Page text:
The bottom of the spectrum of \ $-\Delta_{\sharp}, \ \ \sharp=(2,0),\ (2,1),\ (2\!\!\not=)$ \ is given
by the variational formula:
$$
\lambda^{*}_{\sharp}=\inf_{\phi\in\Cal K_{\sharp}}\frac{{\big\langle\phi,-\Delta_{\sharp}\phi\big\rangle}_{\sharp}}
{{\big\langle\phi,\phi\big\rangle}_{\sharp}}
\tag 3.13
$$
and we trivially have
$$
\lambda^{*}_{2,0}=\lambda^{*}=\inf\left\{\frac{\big\langle f,-\Delta f\big\rangle}{\big\langle f,f\big\rangle}\,\Big|\,
f\in\ell_2(\Cal V,\bold C),\ \ \ \sum_{z\in\Cal V}f(z)=0\right\}.
\tag 3.14
$$
There is a natural lifting of \ $\Cal K_{2,0}$ \ to \ $\Cal K_{2,1}$:
$$
L:\Cal K_{2,0}\to\Cal K_{2,1},\qquad \big[L\phi\big](z_1,z_2|x)=\phi(z_1,z_2)
\tag 3.15
$$
such that
$$
L\Delta_{2,0}=\Delta_{2,1}L.
\tag 3.16
$$
>From this equality follows that the spectrum of \ $\Delta_{2,0}$ \ is contained in the spectrum of
\ $\Delta_{2,1}$ \ and if we want to find an eigenvalue of \ $\Delta_{2,1}$ \ not belonging
to the spectrum of \ $\Delta_{2,0}$, then we have to concentrate on the subspace
$$
\text{Ran}(L)^{\perp}=\Big\{\phi\in\Cal K_{2,1}\,\Big|\,\left(\forall z_1,z_2\in\Cal V\right):
\sum_{x\in\Cal V\setminus\{z_1,z_2\}}\phi(z_1,z_2|x)=0\Big\}.
\tag 3.17
$$
On the other hand, knowing that the eigenfunction belonging to the lowest eigenvalue
of \ $-\Delta_{2,0}$ \ is of the form \ $\phi(z_1,z_2)=\varphi(z_1)-\varphi(z_2)$, it is
not completely out of the blue to try to minimize \
${\big\langle\phi,-\Delta_{2,1}\phi\big\rangle}_{2,1}\big/{\big\langle\phi,\phi\big\rangle}_{2,1}$
on the subspace
$$
\Cal L=\left\{\phi\in\Cal K_{2,1}\,\big|\,\phi(z_1,z_2|x)=\varphi(z_1,x)-\varphi(z_2,x)\right\},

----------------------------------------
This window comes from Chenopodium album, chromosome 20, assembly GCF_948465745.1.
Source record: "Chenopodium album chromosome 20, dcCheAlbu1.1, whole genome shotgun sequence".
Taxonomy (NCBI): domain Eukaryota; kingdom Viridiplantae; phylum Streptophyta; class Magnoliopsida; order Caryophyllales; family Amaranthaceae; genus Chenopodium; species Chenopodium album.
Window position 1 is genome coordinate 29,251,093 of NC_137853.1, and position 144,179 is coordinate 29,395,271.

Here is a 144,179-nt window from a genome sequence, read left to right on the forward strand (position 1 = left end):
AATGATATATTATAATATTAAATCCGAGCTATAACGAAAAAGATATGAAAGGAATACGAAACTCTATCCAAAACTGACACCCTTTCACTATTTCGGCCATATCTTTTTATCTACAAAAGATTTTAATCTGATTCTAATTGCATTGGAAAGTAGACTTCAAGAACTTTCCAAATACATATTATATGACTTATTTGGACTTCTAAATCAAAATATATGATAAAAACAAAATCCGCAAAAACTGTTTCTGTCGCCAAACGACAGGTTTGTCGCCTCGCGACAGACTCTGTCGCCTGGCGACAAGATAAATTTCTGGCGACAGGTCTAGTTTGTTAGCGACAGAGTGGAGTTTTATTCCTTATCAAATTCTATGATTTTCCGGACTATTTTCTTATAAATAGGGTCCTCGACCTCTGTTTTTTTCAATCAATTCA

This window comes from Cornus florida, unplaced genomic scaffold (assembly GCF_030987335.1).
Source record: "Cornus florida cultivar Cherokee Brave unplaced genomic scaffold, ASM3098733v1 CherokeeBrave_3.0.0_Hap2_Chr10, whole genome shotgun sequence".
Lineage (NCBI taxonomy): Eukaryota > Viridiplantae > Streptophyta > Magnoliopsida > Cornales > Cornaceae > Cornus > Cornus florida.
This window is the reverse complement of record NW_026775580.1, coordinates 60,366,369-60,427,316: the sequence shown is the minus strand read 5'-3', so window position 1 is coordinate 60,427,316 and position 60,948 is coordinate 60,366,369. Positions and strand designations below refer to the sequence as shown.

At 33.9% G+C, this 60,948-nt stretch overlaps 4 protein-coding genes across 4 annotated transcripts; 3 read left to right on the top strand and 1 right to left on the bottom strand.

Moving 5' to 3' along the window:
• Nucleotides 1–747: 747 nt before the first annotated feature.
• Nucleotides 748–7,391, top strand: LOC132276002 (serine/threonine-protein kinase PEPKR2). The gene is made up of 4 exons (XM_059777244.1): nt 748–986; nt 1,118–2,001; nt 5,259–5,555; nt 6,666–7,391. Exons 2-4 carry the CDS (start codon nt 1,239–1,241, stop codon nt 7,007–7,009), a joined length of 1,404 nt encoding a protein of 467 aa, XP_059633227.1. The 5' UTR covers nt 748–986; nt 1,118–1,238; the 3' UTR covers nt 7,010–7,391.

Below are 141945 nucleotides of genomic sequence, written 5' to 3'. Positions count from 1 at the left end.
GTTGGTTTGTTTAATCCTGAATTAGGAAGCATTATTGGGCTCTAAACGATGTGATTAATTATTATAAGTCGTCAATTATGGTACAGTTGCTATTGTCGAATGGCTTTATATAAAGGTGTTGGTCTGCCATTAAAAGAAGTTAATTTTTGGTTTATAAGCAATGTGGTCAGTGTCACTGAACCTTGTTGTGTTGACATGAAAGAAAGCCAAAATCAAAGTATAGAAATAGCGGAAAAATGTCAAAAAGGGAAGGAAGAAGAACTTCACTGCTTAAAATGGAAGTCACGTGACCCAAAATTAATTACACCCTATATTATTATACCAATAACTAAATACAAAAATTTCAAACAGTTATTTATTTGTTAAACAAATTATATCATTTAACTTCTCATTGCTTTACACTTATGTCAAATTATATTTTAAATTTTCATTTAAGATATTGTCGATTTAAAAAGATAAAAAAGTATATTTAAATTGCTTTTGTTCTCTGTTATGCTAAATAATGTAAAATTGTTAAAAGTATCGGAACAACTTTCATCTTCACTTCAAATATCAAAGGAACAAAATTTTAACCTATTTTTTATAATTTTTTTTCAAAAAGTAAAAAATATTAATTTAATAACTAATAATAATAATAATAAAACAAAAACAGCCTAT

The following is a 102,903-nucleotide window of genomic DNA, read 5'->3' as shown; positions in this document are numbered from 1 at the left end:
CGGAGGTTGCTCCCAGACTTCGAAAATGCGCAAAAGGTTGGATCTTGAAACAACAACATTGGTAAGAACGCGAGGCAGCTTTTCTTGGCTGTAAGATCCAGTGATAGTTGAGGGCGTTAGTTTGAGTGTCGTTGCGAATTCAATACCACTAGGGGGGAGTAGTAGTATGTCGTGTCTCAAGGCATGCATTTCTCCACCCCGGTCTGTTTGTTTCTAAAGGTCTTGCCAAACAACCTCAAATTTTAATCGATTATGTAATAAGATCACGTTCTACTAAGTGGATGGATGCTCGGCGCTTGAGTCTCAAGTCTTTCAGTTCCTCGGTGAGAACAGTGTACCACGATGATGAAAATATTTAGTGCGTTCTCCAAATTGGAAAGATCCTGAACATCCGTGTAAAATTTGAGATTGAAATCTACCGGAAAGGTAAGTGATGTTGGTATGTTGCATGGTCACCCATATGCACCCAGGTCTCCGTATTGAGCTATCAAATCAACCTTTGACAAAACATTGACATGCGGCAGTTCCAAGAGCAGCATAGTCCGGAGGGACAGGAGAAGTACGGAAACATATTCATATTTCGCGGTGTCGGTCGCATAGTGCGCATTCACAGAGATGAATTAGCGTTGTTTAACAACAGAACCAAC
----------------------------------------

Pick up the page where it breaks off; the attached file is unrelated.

\tag 3.18
$$
and after some straightforward calculations we find that the intersection of the
subspaces \ $\text{Ran}(L)^{\perp}$ \ and \ $\Cal L$ \ is
$$
\text{Ran}(L)^{\perp}\cap\Cal L=\text{Ran}(M)
\tag 3.19
$$
where \ $M$ \ is the linear operator
$$
M:\Cal K_{2\not=}\to\Cal K_{2,1},\qquad \big[M\varphi\big](z_1,z_2|x)=\varphi(z_1,x)-\varphi(z_2,x).
\tag 3.20
$$
That is how the space \ $\Cal K_{2\not=}$ \ arises.
Next we minimize \
${\big\langle\phi,-\Delta_{2,1}\phi\big\rangle}_{2,1}\big/{\big\langle\phi,\phi\big\rangle}_{2,1}$
on the subspace \ $\text{Ran}(M)$. Straightforward calculations show that for \ $\varphi\in\Cal K_{2\not=}$
$$
{\big\langle M\varphi,M\varphi\big\rangle}_{2,1}=2\left(V-1\right){\big\langle \varphi,\varphi\big\rangle}_{2\not=}
\tag 3.21
$$
and
$$
{\big\langle M\varphi,-\Delta_{2,1}M\varphi\big\rangle}_{2,1}=
V{\big\langle \varphi,-\Delta_{2\not=}\varphi\big\rangle}_{2\not=}.
\tag 3.22
$$
So we may conclude this section with the following
\vskip3mm
\noindent
{\bf Proposition 2.}
{\sl
$$
\lambda^{*}_{2,1}\le\frac{V}{2\left(V-1\right)}\lambda^{*}_{2\not=}.
\tag 3.23
$$
}
\vskip3mm
\noindent
{\sl Remark:\,} The subspace \ $\text{Ran}(M)$ \ in general is {\it not\,} an invariant subspace of
\ $\Delta_{2,1}$, so the right hand side of (3.23) is not necessarily an eigenvalue of \ $-\Delta_{2,1}$,
just an upper bound on the bottom of its spectrum. Clearly \ $\Delta_{2\not=}$ \ is much easier to
handle than \ $\Delta_{2,1}$.
Exploiting this bound, in the next section we shall prove for a collection of examples
that \ $\lambda^{*}_{2,1}<\lambda^{*}_{2,0}$ by showing that \ $\frac{V}{2\left(V-1\right)}\lambda^{*}_{2\not=}<
\lambda^{*}$.
%%%%%%%%%%%%%%%%%%%%%%%%%%%%%%%%%%%%%%%%%%%%%%%%%%%%%%%%%%%%%%%%%%%%%%%%%%%%%%%%%%%%%%%%%%%%%%%%%%%%%%%%%%%
\vskip8mm
\noindent
{\bf 4. h=2, m=1, n=V--3: Concrete Examples}